A Young Carer is ‘a person under 18 who provides or intends to provide care for another person (of any age, except where that care is provided for payment or voluntary work)’
(Section 96 Children and Families Act 2014; No Wrong Doors Memorandum of Understanding 2014)
BCP Council works within the guidance of the ‘No Wrong Doors’ Memorandum of Understanding, relating this to care for any family member who is physically or mentally ill, frail, elderly or disabled.
Many families share tasks and support within their homes. Young Carers are those children and young people who have a wider responsibility within the family than their peers, because of the needs of the person being cared for.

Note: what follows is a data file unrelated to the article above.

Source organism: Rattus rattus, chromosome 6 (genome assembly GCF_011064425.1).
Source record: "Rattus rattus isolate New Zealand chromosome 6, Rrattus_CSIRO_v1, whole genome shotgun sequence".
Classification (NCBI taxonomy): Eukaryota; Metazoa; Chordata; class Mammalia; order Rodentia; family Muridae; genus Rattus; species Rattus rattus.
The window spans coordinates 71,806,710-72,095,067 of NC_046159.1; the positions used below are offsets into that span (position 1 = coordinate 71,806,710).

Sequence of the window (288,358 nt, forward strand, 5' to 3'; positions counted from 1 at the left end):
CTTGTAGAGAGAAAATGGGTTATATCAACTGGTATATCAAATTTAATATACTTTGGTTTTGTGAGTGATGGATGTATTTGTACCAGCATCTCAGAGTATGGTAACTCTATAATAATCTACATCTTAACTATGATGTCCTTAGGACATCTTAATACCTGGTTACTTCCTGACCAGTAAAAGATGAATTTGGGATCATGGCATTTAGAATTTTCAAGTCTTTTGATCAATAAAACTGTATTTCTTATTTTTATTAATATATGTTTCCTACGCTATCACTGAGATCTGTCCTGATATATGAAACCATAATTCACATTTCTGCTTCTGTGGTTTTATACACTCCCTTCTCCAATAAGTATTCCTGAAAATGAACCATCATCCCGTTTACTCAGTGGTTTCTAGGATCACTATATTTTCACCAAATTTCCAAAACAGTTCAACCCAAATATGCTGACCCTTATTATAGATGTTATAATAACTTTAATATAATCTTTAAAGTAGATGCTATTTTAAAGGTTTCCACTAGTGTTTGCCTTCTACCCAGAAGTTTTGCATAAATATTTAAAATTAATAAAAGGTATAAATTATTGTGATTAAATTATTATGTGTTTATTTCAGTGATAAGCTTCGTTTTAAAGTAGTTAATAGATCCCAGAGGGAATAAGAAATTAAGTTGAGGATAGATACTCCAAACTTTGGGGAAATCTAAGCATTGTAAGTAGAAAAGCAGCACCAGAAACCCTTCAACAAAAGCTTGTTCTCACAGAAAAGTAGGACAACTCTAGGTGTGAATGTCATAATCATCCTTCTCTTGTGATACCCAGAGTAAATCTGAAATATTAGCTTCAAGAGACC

The BCP Council Young Carers Service has the following criteria. A BCP young carer must:
- be resident in Bournemouth, Christchurch or Poole
- be between 5 and 18 years of age
- have a caring role for a significant adult or sibling in their family and the significant adult or sibling has a chronic illness, either mental or physical and/or disability (including sensory loss). This will also include drug and alcohol misuse
- be in a situation where there is no other significant adult in the home providing the main caring role, or undertake tasks for siblings, either because a parent is unable to do so due to their ill health or as respite for a parent who has a disabled child.
- undertake care and tasks for this significant adult or sibling. The tasks should be over and above what would normally be expected of a young person, e.g. helping the parent with their personal care, getting them up in the morning, getting them washed, dressed, looking after siblings, helping with medication